Health Consequences of Gambling
Health consequences of gambling
Compared with other types of health conditions, the health consequences of gambling are far greater than for people who do not gamble. In addition to reduced familial stability, problem gamblers have lower physical and mental health than the general population. Common health consequences of gambling include depressive mood, insomnia, and headaches. Problem gamblers often experience digestive problems. Further, there are social inequities and costs associated with gambling. Fortunately, there are some ways to mitigate the adverse effects of gambling.
One study of university students found that problem gambling is associated with lower academic achievement, higher stress levels, and poorer physical and social relationships. However, this study had several limitations. For one, the sample was small, and it did not control for confounders. The sample also was cross-sectional, which means that the direction of causality of the effect cannot be determined. Furthermore, the study used online surveys, which are less reliable than in-person assessments.
The treatment of compulsive gambling involves several types of therapy, including behavioral, cognitive, and family therapies. Behavioral therapies aim to break bad habits and replace them with healthy ones. Cognitive behavioral therapy involves identifying problematic thoughts and replacing them with positive ones. Support groups can help a person cope with compulsive gambling, while family therapy helps them avoid triggering situations. Gambling-addicted people may also benefit from antidepressants and mood stabilizers. Narcotic antagonists are another form of treatment.
The DSM-5 recognizes gambling as a potential behavioral addiction. Usually, addiction is defined as a physical and psychological dependence on a substance or behavior. A person with a dependence on a substance develops a progressively larger need for it until the amount is so high that the person will continue to use it despite the effects. Additionally, a person with a gambling addiction tends to be reckless with their finances, and is often in denial.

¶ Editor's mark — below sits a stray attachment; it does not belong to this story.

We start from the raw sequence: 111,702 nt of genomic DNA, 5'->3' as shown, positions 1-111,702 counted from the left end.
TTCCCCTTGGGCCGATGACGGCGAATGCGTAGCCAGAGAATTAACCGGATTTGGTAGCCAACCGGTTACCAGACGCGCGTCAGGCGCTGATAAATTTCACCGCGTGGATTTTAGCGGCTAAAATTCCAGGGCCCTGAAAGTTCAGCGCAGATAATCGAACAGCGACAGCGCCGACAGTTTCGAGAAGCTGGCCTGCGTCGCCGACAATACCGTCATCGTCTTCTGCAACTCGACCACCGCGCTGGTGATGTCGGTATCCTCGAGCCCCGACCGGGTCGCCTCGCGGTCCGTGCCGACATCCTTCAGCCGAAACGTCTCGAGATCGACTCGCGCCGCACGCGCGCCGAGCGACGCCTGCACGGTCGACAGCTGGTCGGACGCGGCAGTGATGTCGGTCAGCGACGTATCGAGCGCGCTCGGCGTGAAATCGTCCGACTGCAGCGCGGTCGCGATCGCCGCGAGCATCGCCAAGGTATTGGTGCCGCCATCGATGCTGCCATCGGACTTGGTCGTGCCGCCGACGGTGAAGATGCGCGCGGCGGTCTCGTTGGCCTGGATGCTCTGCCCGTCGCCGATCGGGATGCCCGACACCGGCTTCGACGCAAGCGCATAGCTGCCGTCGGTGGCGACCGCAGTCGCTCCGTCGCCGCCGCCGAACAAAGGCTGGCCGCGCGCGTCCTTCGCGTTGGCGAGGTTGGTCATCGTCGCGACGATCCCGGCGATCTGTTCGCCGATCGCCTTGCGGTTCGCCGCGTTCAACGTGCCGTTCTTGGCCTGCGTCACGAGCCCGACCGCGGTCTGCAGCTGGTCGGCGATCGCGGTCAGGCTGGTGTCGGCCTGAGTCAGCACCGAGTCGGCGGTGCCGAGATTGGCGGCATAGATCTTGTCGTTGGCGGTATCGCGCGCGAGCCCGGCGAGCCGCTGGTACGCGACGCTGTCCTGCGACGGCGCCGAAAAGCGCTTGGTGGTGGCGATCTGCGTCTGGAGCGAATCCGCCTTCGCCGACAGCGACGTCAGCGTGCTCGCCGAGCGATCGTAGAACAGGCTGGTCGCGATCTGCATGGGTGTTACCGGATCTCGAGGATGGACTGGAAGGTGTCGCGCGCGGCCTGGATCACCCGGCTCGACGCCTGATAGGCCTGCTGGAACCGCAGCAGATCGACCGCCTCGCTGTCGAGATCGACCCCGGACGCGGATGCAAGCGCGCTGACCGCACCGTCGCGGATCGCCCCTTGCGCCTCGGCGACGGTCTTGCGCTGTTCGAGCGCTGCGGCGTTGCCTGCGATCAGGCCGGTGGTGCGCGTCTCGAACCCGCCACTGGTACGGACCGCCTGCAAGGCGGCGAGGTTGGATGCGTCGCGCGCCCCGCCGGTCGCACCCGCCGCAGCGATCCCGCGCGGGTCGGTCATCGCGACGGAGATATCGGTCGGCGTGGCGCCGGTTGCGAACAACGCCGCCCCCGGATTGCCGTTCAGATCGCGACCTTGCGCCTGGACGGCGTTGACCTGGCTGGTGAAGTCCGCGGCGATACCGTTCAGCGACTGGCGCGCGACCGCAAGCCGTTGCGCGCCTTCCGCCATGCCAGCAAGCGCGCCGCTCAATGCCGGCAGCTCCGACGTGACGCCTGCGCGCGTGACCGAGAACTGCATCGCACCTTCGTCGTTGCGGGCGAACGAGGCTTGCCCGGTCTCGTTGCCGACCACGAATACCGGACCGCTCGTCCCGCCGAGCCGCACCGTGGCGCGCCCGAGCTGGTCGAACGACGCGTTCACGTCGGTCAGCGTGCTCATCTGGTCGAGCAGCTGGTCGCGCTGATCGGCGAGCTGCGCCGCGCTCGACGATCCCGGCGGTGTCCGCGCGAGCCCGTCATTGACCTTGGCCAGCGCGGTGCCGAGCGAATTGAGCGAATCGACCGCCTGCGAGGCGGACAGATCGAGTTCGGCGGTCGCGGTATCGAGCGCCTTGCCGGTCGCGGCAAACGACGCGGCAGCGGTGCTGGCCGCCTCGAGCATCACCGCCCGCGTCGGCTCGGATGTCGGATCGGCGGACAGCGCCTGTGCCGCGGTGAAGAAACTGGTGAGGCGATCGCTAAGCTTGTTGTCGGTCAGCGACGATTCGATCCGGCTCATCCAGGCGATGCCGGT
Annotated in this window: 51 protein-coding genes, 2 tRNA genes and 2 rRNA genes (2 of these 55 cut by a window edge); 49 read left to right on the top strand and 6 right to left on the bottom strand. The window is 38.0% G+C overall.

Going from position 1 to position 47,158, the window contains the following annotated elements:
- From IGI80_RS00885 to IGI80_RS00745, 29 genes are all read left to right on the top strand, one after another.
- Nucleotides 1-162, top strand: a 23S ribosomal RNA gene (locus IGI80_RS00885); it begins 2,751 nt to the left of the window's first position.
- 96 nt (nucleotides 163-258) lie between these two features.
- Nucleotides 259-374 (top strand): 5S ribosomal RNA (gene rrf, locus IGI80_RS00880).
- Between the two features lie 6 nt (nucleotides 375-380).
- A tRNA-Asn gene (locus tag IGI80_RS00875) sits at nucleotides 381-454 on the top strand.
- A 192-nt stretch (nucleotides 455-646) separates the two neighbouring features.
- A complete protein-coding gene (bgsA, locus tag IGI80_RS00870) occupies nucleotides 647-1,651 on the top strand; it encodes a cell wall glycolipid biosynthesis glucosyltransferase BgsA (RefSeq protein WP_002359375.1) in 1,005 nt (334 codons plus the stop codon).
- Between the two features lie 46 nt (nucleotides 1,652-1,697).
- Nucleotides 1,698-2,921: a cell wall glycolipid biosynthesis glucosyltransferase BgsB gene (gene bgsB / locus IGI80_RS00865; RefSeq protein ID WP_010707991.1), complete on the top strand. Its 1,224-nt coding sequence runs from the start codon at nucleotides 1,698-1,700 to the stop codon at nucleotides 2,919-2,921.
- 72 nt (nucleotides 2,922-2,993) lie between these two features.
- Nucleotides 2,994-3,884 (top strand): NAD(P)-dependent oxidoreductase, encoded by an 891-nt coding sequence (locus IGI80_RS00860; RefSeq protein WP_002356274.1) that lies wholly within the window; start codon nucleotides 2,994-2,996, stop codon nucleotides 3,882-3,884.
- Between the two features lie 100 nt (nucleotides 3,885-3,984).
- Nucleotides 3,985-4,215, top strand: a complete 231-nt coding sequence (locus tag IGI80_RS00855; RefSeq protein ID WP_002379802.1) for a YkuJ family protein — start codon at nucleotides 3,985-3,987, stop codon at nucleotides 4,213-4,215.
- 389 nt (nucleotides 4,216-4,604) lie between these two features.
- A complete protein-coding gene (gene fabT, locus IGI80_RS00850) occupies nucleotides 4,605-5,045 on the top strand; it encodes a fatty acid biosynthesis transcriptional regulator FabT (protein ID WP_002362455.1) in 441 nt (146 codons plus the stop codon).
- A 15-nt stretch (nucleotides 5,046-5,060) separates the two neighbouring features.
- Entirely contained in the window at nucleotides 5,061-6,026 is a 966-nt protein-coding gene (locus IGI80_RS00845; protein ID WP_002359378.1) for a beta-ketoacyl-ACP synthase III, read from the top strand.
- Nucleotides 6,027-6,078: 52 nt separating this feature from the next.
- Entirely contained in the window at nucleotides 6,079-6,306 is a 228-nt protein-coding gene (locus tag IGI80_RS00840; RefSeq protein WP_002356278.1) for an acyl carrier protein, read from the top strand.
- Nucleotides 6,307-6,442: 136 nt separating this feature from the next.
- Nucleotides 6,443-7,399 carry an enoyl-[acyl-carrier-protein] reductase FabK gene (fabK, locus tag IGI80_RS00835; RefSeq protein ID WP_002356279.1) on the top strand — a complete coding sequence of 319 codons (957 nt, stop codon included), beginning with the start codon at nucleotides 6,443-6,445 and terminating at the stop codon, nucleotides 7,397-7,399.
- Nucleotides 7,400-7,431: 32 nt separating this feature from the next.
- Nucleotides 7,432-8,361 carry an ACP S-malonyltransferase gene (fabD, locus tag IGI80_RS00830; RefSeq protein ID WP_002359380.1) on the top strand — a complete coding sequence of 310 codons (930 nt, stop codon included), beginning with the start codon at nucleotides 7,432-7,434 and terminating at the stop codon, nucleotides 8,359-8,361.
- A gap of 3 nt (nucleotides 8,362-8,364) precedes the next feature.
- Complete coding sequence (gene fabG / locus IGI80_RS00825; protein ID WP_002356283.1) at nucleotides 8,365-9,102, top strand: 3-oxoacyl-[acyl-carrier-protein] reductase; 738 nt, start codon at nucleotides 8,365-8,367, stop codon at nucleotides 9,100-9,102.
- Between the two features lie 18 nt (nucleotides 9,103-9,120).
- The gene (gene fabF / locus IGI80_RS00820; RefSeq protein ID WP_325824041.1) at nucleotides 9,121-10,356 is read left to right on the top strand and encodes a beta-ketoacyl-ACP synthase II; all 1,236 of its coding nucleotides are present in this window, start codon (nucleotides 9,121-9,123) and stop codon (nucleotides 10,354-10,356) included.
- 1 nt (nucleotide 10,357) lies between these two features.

Prevention of gambling is a key element in tackling problem gambling, but few studies have examined the effectiveness of various preventive initiatives. While some programs have increased knowledge about gambling, problem gambling, and associated fallacies, others have failed to demonstrate actual changes in behavioural patterns. While improving gambling knowledge and attitudes are important outcomes, these studies have only been able to demonstrate a limited impact on problem gambling. Ultimately, the prevention of gambling needs to be tailored to the specific needs of its target population.
As a starting point, NCPG should adopt a comprehensive approach to disordered gambling prevention. Effective prevention programs combine several different strategies, including educational outreach, public information, and problem identification. Education outreach includes both two-way communication and information dissemination. Lastly, prevention programs must take into account the continuum of care for a gambling problem. For example, prevention services should target youth and young adults, and include a continuum of care.